Our latest Flash! Friday winner (for her 3rd time) is Margaret Locke. Read her winning story here, then take one minute to get to know her better. (Read her first interview here and second interview here.)
In which genre does your heart lie? Tell us all about it. Every little detail.
I am a romance novelist. It’s getting easier to write that, even if saying it out loud still brings a blush to my cheeks. People give me knowing, uncomfortable looks when I tell them what I write, as if to say, “Oh, THOSE kind of books.” That’s O.K. I’m still a bit uncomfortable, too. I shouldn’t be, though. I’ve loved – LOVED – romance novels since I was 10 years old (sorry, mom). I love the back and forth dance, the clever repartee, the will-they-won’t-they, the thrust and parry (so to speak) between the main characters. I love how the most gifted/skilled writers of romance make it seem as if there is NO WAY these two people are going to fall in love forever and ever…and yet they do. As a child of divorce and a hopeless romantic in a largely unromantic world, that satisfies me in a way that no other genre does – that magical fairy-tale ideal that two people are destined for each other, and in spite of whatever goofy, horrific, funny, tragic, or improbable roadblocks are thrown their way, they are going to get their Happily Ever After.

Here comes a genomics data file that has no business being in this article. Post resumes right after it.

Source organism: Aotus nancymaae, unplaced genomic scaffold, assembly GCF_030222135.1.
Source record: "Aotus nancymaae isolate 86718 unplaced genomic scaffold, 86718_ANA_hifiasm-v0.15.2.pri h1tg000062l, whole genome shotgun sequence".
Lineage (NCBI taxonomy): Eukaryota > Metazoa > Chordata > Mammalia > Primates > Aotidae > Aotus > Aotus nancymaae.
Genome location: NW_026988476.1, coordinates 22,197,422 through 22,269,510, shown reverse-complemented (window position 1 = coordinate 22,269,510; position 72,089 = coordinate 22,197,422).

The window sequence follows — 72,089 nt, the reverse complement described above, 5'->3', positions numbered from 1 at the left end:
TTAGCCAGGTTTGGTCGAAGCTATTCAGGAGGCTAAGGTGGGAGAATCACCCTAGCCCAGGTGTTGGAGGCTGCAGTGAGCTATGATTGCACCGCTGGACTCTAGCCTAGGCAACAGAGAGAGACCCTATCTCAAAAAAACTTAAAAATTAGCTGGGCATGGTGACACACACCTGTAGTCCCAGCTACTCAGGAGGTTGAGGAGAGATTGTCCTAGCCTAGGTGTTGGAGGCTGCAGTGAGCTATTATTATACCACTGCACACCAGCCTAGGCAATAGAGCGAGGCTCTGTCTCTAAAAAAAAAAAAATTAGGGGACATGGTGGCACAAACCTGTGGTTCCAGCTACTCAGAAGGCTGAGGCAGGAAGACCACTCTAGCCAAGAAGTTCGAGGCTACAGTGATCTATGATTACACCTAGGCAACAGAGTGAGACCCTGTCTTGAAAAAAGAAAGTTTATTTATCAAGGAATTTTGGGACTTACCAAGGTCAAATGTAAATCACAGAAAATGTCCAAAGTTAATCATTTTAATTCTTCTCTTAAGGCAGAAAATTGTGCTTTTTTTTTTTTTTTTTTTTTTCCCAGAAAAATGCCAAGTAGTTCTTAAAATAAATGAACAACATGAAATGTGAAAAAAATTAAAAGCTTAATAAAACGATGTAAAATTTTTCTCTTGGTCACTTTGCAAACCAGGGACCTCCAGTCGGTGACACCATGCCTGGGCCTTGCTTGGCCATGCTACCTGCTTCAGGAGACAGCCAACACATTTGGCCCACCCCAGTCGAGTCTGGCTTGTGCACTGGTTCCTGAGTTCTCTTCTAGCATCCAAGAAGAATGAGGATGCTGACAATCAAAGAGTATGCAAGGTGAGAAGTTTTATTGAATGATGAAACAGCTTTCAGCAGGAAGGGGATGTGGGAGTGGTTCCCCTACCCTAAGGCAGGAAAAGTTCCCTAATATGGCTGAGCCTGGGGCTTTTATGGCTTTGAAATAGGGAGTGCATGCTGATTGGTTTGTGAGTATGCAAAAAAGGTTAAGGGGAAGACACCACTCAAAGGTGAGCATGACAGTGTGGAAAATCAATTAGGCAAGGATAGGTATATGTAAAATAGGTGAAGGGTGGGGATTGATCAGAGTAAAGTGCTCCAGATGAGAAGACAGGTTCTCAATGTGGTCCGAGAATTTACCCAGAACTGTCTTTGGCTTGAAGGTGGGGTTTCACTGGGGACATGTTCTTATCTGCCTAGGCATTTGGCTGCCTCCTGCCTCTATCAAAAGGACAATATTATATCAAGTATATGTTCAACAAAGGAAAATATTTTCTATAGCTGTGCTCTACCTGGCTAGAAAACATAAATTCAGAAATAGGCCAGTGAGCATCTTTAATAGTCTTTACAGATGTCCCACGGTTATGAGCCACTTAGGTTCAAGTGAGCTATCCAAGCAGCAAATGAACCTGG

So I’ll say it again: I am a writer of romance. Although trained academically as a medieval historian, of late I’ve fallen in love with the Regency period in England (roughly 1800-1830); with its dukes and earls, debutantes and seasons, it lends itself quite easily to the Cinderella fantasy. My love of history fuels my desire to read about the period – but I’m still at the beginning. I’m definitely learning it’s one thing to read historical romance; it’s quite another to write it accurately (and I’m not talking about the steamy stuff here, people). I’m well aware of how much I don’t know, and how much research I still need to do.
Luckily for me, my husband whisked me away to London last fall so that I could walk the streets of Mayfair, stroll in Hyde Park, stare at the front of White’s Club, meander through Grosvenor Square, and take in many other Regency sites I’d heretofore only read about. It was marvelous. It was luxurious. It was so darn short that I want to go back. I’ve got to go back. But my experiences there have already aided me immensely as I dream and imagine and spin tales, for now I have a stronger sense of the sights, the sounds, the smells, and even some of the tastes of England. It was glorious to stand in famous places and picture men and women strolling along in Regency fashion. For me, at least. My husband teasingly gripes that I dragged him to every old building in London and then some, and they all basically looked the same. Whatever, dear man. He took me to the place I most wanted to go and let me dictate the entire itinerary according to my Regency whims (and my obsession with Irish actor Colin Morgan, whom we saw in play in SoHo). I can hardly think of anything more romantic.